Màquina y Tabla is one of those, as well as Georgian winery Solomone. Wines from both are offered with original – and striking – artwork. Since March 2021 they have sold 170 NFTs at around US$150-300 each, Jensen says, adding that he sees “some really smart things that you can do with an NFT”; he’s looking into various other assets, with collectible whiskies first on the list.

There are many other ways to buy NFTs. Mike Barrow owns a winery called Costaflores in Argentina and runs OpenVino, a platform whereby a winery can put every one of its operations, from barrel buying to ploughing, into the blockchain (Màquina y Tabla is one of his first partners). For him, NFTs are a way of knowing his market. If you buy a bottle of his wine, scan it and fill in a questionnaire, you will be sent an NFT that is directly linked to a share of the company. “You become a part-owner of the winery,” he said.

The crypto community is buying more than wine people at the moment because they understand the usability of it

The possibilities seem limitless. Financial Times investment columnist David Stevenson recently noted various NFT options, from the $400m of NFTs the NBA sold of specific video grabs of games, to what he calls “the barely believable world of digital horse racing”. On cryptosushi.com you can buy a unique digital sushi – one of them created by superchef Nobu Matsuhisa – and BitWine is a seemingly lively exchange of digital bottles “inspired” by real wine.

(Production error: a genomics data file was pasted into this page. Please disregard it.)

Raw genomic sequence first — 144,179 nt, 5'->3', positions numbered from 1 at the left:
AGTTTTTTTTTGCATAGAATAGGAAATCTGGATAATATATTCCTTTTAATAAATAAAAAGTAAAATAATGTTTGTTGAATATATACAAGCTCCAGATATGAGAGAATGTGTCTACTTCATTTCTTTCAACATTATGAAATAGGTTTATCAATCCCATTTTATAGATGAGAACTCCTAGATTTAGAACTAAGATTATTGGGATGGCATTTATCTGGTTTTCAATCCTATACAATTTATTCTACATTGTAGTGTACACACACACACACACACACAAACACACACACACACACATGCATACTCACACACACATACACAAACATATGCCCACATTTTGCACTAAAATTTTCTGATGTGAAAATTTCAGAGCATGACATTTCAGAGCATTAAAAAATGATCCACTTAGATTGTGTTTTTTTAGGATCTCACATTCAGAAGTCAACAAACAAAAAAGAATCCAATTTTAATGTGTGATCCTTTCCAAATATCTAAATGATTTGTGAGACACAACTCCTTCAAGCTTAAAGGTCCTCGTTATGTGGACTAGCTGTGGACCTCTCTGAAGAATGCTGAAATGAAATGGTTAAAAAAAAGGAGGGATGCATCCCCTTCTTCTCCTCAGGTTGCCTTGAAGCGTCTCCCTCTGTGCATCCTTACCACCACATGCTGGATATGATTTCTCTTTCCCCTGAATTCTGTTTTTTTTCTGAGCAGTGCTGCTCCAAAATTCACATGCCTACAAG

This – as Stevenson perhaps unnecessarily remarks – is an “insanely volatile” market. It can also be bafflingly complicated, as anyone who has tried to convert their pounds into Ethereum for the simplest purchase will attest. “The crypto community is buying more than wine people at the moment because they understand the usability of it,” Jensen remarks.

Pommier (who studied risk at King’s College London before he got into wine) wonders where it’s all going. “You might think it’s shocking that someone could be selling NFTs for wine, but then when Beeple’s picture sold for nearly US$70m, people were also shocked. What’s next? No one knows. Ninety per cent of all this will probably come to nothing, but then there’s the 10% that will be there forever.”

What that 10% will be is anybody’s guess. At the moment, wine NFTs remain the preserve of the “crypto-geeks”, as Jensen affectionately calls them. The big auction houses are steering clear. “We have no plans at the moment for offering wine or whisky [as NFTs],” Richard Harvey MW of Bonhams said.

Christie’s, which stunned the world with its Beeple sale, is also being cautious. “We’re wiling to explore NFTs but there’s nothing on the table,” Pablo Huarte, the house’s head of wine and spirits for continental Europe, said. “When it comes to wine, we’re staying classic for the moment.”